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Meet Somsara Rielly

Today we’d like to introduce you to Somsara Rielly.

Every artist has a unique story. Can you briefly walk us through yours?
I grew up in a pretty strange religious environment, one that repressed my natural creativity and substantially shaped my early years. I struggled a lot with knowing and expressing who I really was. I always took art classes wherever I could in school, and eventually made my way into graphic design and out of my repressive environment. I spent the first 15 years of my career immersed in the design world – both here in LA and in NYC for 4 years. I always made art privately and would keep journals/sketchbooks full of collage and mixed media work but I was too shy to show it publicly and wasn’t formally trained as an Artist with a capital A.

In 2009, five years after we had moved back to LA from NYC (I am truly a California girl, winter was rough!) the recession was happening and design work slowed. To keep myself creative, I started a 365 daily project of one collage a day for a year. My husband really encouraged me to start showing my work to other people and suggested I set up a blog where I would post daily. This kept me accountable to the project and turned out to be such a great experience. I got a lot of support and even a bit of press for the project which gave me some confidence to share and do more.

Wallspace Gallery in LA showed the entirety of the 365 project when it was finished, and that was really exciting for me. From there, I took some continuing education classes at Art Center and met such a wonderful group of artists. It really pushed me to explore the boundaries between design and art, and to not pigeonhole myself to be “just one thing” – you can be artistic in all your endeavors. I’ve embraced how the viewpoint of a designer can bleed into being an artist, and tried to make that a part of my point of view instead of keeping those things so separate, and it’s been liberating.

Please tell us about your art.
I primarily work in collage and mixed media using vintage and found material, paper and ephemera. I create everything by hand, nothing digitally. I make a point to stay away from my computer and just commune with all the random things I collect that speak to me and see what happens. There is a kind of magic that happens with the collage process, and sometimes it still surprises me (which is what I love about it.) I try not to plan too much ahead of time, I start sifting through all my images and suddenly an idea comes. Or I’ll read a phrase in a 1940s Woman’s Day magazine that sparks something, and then I start cutting, layering, painting – it just goes from there. I do also have a more formal process for a larger new project I’m working on that involves a series of smaller collaged cards I’ve made that inform larger pieces, but that project is still taking shape.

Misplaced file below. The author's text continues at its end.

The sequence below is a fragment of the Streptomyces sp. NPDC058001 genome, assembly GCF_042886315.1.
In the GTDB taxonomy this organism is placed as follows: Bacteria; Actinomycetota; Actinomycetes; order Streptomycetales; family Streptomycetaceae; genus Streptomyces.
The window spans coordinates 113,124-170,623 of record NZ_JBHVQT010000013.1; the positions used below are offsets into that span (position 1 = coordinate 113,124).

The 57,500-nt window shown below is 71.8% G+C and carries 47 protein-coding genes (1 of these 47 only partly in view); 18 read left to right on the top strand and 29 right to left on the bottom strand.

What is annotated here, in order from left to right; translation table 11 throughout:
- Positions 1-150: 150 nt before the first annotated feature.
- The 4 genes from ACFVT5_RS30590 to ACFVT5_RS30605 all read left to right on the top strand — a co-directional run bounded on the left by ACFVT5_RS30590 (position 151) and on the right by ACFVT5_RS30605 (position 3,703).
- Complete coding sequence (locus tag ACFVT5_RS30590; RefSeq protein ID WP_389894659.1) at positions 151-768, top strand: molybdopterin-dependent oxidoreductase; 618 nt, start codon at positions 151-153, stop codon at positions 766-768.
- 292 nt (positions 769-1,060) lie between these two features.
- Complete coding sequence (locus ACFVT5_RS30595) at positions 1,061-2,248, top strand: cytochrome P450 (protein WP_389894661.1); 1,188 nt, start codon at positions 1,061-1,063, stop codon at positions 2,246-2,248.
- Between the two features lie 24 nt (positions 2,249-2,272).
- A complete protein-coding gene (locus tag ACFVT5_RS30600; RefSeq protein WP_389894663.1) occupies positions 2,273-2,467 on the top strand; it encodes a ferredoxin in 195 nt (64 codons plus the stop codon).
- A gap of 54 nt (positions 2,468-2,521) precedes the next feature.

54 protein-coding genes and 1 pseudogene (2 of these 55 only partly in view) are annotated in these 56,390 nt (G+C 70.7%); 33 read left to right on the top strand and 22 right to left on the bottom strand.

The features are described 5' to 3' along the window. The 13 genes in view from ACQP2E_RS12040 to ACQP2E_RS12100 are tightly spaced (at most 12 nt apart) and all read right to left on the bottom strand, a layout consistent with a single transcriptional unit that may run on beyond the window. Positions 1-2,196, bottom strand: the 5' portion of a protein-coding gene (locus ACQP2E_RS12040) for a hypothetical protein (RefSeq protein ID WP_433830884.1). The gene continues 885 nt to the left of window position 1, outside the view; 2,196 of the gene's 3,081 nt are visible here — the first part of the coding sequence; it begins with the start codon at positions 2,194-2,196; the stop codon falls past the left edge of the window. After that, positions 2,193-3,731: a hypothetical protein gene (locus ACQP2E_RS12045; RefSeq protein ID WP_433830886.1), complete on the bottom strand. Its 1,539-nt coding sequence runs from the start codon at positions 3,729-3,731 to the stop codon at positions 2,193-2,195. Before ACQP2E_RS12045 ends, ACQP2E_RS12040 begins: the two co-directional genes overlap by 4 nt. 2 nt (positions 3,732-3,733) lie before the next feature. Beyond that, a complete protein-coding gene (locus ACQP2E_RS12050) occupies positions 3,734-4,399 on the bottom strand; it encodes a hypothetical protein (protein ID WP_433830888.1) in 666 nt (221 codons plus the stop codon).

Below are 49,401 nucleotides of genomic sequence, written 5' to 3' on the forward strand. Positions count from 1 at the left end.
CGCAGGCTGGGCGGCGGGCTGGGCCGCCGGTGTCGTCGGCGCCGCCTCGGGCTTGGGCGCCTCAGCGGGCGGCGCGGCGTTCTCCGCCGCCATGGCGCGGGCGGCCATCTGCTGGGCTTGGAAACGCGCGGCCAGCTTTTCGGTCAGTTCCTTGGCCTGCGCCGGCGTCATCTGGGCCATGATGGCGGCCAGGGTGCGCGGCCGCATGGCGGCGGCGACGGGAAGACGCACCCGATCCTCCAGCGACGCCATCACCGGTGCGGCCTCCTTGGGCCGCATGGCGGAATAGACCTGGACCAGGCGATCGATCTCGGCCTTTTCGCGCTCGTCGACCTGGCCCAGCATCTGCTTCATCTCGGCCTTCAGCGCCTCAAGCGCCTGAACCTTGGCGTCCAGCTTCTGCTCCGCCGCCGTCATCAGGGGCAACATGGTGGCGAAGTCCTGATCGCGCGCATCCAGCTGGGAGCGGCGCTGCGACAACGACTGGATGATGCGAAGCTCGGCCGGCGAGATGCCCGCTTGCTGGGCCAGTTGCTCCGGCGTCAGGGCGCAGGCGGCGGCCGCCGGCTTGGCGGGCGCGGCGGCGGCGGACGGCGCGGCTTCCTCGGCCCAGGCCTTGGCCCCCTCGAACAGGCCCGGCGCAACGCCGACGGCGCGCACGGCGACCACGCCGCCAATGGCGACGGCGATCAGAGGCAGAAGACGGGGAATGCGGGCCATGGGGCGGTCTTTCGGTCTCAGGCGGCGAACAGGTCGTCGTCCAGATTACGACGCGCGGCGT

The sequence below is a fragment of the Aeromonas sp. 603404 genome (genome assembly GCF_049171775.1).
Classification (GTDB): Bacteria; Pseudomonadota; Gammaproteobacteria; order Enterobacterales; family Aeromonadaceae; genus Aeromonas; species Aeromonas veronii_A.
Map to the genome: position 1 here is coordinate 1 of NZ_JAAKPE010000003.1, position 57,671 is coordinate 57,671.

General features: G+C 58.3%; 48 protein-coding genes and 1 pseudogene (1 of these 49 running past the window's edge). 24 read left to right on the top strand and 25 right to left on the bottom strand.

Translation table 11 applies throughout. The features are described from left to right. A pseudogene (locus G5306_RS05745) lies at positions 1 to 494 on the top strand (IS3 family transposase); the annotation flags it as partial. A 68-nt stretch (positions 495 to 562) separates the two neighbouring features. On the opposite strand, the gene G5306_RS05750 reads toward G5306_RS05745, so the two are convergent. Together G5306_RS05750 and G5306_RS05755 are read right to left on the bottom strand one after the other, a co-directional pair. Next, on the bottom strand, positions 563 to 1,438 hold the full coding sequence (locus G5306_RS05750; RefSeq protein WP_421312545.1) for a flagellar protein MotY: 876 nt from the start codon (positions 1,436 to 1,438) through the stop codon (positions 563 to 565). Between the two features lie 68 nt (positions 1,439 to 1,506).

I do love classic California and Los Angeles, and being so immersed in it I think gives rise to a particular kind of intuition or aesthetic around the city. I am always pulling from the personal narrative as well as a lifelong collection of vintage books, magazines and anything from the 1940s – 60s, a lot of which I get from local flea markets and thrift stores. Much like the mid-century ideal much of my imagery references, rarely are things as they first appear. I would say I explore the familiar, re-contextualized. My pieces rarely mean just one thing and are very subject to the viewer’s interpretation.

The messaging is layered, and it’s often looking at women’s roles and how they have changed or exploring the larger internal world and how our minds work independently and collectively. I’ve had a dedicated daily meditation practice for many years and I’m fascinated with intuition, symbols, inner work, and how that affects our creativity and connection to something larger than ourselves. I want to make people look, and look again – draw them deeper into the images and to feel or see something new.

We often hear from artists that being an artist can be lonely. Any advice for those looking to connect with other artists?
That is true for sure. I definitely think going to gallery shows and supporting people you admire is a great way to meet other artists. I am a big believer in continuing education, and taking a class or workshop here or there is also a great way to hook up with other people who are like-minded – you can go to see art together since you already have that common interest. Obviously, social media is a good way to reach out, see what’s happening around you, and connect you with other artists.

Contact Info:

  • Website: somsara.com
  • Email: art@somsara.com
  • Instagram: @somsara

Image Credit:
Diana Zalucky

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